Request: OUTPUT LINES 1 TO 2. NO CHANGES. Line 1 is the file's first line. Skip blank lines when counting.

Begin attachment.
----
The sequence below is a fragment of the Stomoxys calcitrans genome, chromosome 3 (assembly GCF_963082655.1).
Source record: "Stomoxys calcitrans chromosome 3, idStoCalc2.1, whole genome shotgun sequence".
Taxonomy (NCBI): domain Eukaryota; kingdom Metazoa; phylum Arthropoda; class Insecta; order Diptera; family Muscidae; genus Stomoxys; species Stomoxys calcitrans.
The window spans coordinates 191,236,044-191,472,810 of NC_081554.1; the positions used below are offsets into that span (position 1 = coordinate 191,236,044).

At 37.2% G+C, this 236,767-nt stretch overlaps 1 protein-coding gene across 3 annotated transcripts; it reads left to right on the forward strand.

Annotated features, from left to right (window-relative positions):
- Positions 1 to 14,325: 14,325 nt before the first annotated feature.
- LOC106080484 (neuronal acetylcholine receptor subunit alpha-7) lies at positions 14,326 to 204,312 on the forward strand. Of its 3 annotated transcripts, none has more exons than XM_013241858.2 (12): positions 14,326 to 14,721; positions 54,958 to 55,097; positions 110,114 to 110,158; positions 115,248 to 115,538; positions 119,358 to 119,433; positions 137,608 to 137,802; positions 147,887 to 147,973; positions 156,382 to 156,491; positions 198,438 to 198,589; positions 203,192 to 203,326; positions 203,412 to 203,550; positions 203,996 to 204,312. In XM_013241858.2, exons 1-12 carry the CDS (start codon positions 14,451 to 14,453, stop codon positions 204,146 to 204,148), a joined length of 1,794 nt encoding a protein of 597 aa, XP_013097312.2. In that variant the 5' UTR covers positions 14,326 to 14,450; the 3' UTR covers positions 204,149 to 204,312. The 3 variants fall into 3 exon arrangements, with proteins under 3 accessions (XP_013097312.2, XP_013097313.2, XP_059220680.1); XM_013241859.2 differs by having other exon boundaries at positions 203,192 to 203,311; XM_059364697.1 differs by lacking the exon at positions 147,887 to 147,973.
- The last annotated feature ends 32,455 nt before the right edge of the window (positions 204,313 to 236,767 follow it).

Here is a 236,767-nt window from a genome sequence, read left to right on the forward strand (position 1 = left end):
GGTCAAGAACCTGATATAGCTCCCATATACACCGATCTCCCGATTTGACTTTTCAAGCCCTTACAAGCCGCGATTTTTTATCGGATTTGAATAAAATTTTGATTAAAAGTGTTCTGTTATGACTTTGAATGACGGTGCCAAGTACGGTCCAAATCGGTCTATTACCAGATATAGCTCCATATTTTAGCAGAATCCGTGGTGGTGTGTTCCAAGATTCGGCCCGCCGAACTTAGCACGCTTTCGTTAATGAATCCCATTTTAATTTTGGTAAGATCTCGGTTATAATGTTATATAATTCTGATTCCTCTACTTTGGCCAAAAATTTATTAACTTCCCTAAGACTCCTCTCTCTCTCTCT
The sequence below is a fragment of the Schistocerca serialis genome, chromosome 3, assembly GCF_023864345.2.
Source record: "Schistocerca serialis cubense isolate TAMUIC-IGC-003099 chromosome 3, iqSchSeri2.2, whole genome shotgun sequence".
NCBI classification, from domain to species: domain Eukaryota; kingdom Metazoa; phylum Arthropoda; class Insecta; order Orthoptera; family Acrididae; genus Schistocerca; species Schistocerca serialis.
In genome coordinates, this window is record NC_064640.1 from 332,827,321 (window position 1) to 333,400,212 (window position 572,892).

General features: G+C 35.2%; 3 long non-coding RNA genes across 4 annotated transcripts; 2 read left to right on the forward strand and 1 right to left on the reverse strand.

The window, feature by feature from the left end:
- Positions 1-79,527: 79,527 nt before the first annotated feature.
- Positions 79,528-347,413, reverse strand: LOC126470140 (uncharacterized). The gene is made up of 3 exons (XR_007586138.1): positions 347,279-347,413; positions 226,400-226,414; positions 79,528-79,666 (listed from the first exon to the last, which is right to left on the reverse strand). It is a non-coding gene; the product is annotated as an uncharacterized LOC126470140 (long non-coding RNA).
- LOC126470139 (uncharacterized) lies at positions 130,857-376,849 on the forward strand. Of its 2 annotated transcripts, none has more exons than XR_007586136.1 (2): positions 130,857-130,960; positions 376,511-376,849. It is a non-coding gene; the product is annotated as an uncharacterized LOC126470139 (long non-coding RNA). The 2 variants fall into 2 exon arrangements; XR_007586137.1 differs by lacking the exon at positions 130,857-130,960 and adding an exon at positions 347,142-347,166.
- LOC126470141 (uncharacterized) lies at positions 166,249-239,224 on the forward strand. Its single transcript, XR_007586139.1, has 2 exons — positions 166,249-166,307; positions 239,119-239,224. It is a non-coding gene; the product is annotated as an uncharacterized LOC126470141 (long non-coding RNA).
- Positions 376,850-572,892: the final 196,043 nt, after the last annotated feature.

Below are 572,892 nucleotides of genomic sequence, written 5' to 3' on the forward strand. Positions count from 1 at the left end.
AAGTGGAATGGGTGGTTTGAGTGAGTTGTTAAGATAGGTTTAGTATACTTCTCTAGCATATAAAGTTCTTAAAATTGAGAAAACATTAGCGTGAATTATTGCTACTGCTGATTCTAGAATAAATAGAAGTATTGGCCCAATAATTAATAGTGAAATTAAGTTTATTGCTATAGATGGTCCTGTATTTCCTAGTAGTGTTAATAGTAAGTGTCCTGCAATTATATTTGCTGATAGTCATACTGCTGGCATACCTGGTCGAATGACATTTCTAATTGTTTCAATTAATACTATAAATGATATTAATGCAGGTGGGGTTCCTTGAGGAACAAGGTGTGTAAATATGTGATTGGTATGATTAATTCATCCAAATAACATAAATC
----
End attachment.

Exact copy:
The sequence below is a fragment of the Stomoxys calcitrans genome, chromosome 3 (assembly GCF_963082655.1).
Source record: "Stomoxys calcitrans chromosome 3, idStoCalc2.1, whole genome shotgun sequence".